According to the Sadducees, the Sabbath was Saturday or the seventh day of the week. Thus, the morrow after the sabbath was Sunday or the first day of the week. The Feast of First fruits would therefore be on the first Sunday after the Passover.

The Pharisees interpreted the sabbath to be the day of Passover itself, regardless on which day of the week it happened to fall. This would make the morrow after the sabbath the day after Passover, therefore, it was the same as the first day of the Feast of Unleavened Bread.

The Sadducees based their view on what the biblical text actually said, while the Pharisees based their view on rabbinic tradition. In this case, the Sadducees were correct for this would be the normal meaning of Sabbath. So the sabbath of Leviticus 23:11 is Saturday and the morrow after the sabbath is Sunday.


The Passover was fulfilled by the death of the Messiah; the Feast of Unleavened Bread by the sinlessness of His blood sacrifice; and, the Feast of First fruits was fulfilled by the Resurrection of Yeshua according to I Corinthians 15:20-23: But now Messiah has been raised from the dead. He became the first fruits of those who are asleep. For since death came by man, the resurrection of the dead also came by man. For as in Adam all die, so also in Messiah all will be made alive.But each in his own order: Messiah the first fruits, then those who are Messiah's, at his coming.

2 8 IYAR
YOM HAAYZMAUTH, or ISRAEL INDEPENDENCE DAY is celebrated on IYAR 5. The Republic of Israel, was proclaimed May 14, 1948. Within a few hours, the armies of Egypt, Jordan, Syria, Lebanon, and Iraq, with Saudi Arabian contingents, crossed its frontiers at several points. They were defeated and Israel became a nation again after almost two millinea.

SHAVUOT (2nd Hag)
Begins 7 weeks after Pesach ends and is the second of the three annual pilgrim festivals (Shelosh Regalim) that brought all the adult Jews to Jerusalem. Celebrates the giving of the Law to Moses on Mount Sinai (Exodus 19).

Includes singing of Psalm 30, the solemn reading of the Ten Commandments and Book of Ruth emphasizing acceptance of God's law by a proselyte (Ruth 1:16, Leviticus 23:22).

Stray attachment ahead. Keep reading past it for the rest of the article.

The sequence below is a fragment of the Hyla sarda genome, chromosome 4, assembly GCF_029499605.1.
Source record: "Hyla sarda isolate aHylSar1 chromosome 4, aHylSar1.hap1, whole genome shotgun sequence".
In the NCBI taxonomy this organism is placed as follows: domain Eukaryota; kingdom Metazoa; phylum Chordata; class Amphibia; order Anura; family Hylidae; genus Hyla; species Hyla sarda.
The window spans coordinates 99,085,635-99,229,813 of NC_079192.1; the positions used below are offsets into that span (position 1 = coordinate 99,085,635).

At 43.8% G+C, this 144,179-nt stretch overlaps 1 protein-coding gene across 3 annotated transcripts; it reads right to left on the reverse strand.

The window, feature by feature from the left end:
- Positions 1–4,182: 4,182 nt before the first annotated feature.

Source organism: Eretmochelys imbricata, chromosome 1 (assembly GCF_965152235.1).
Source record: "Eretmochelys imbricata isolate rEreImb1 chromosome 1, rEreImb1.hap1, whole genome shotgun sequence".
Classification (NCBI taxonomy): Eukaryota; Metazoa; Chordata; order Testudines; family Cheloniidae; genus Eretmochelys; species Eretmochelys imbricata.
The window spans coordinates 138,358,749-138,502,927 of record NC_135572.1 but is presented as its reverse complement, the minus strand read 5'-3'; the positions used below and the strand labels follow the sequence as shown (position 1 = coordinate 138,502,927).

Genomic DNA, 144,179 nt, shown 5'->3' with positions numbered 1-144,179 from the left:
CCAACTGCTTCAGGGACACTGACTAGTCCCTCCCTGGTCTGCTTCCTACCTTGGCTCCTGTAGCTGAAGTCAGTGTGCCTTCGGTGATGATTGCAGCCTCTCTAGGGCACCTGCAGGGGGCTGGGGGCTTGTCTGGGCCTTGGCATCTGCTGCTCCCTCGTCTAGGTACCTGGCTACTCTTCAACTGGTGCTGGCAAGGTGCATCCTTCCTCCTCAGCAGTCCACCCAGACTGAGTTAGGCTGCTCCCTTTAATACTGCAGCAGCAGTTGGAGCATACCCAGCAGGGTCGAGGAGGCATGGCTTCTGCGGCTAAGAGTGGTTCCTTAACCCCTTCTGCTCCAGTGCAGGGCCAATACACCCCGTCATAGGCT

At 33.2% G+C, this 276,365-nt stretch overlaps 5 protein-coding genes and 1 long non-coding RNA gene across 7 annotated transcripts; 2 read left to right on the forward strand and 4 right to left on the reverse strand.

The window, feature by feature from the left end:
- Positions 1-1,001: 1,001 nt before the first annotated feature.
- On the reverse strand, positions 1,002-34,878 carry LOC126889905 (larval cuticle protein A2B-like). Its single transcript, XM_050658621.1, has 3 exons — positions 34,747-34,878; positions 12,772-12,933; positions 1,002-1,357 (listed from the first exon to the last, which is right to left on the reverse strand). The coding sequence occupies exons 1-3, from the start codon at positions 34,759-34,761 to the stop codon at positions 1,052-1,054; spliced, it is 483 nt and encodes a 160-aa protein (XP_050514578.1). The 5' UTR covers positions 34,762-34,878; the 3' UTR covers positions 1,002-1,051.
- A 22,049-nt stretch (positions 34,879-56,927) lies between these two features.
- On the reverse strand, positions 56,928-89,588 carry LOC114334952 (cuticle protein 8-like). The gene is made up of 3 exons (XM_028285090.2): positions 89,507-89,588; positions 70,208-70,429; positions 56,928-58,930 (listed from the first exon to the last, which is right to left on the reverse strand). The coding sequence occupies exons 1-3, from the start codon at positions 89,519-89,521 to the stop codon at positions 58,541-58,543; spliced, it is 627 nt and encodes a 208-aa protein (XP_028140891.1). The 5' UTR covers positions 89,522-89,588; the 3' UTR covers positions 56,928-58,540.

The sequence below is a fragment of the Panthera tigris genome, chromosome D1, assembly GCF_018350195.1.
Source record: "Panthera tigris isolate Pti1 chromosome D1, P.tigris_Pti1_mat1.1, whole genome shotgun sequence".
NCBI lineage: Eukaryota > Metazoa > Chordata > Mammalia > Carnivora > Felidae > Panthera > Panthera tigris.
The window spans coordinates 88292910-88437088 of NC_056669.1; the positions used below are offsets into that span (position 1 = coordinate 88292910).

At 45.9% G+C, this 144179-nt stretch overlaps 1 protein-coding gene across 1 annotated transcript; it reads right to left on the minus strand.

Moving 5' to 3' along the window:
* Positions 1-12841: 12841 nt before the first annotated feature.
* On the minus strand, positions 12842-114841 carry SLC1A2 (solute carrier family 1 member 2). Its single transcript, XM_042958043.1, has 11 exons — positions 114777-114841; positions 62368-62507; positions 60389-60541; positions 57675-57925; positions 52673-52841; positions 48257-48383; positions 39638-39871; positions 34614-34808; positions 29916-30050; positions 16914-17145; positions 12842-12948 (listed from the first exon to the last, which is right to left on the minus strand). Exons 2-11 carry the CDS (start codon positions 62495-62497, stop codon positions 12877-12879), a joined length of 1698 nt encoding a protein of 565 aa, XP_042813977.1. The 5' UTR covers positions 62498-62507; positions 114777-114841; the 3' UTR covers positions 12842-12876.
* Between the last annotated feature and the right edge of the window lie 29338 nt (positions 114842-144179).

In the genealogy of Ruth, we find that King David and, therefore, Yeshua, “the son of David,” are descended from Ruth and Boaz (Matthew 1:5-6).

When the Ruach HaKodesh was poured out on the believers in Acts 2, the law was written on our heart (Jeremiah 31:33).

4 10 TAMMUZ The 17th of TAMMUZ begins a 3-week period of national mourning leading up to the fast of TISHA BE-AV, the 9th day of AV. Moses broke the Tablets of the Torah; also the Babylonian Army broke through the walls of Jerusalem and The Roman Armies attack of the Temple mount on this day caused the cessation of the sacrifice. The 9th of AV marks the Destruction of both Solomon's Temple by the Babylonians in 587 B.C and Herod's Temple by the Romans in A.D. 70.

A total of eight major disasters have occurred on this date to the nation of Israel. This is a phenomenon unprecedented in the history of all the nations of the world. Zechariah spoke of this day of mourning (7:5), but when Messiah comes, all of Israel's fasts, including this one, shall be to the house of Judah joy and gladness, and cheerful feasts” (Zechariah 8:19).
5 11 AV
6 12 ELUL ELUL has no special ceremony days but begins Teshuvah, “The Season of Return.” It is a time of active preparation for the High Holy Days of TISHRI. Jews visit cemeteries to pay respect to the dead during ELUL. A Shofar is blown at morning service.
The Jewish New Year begins with Yom Teruah (an awakening blast), Tishri 1. It is observed for 2 days on Tishri 1 & 2 but is called one long day. Begins a 10 day season of repentance known as Ya'Amin Nora'Im or the “Days of Awe”. Ends on Tishri 10, which is Yom Kippur. Although TISHRI is the beginning of the Civil Year, NISAN, the 7th month begins the Sacred Year with Passover (Exodus 12:2, 13:4; Leviticus 23:23-24; Numbers 29:1).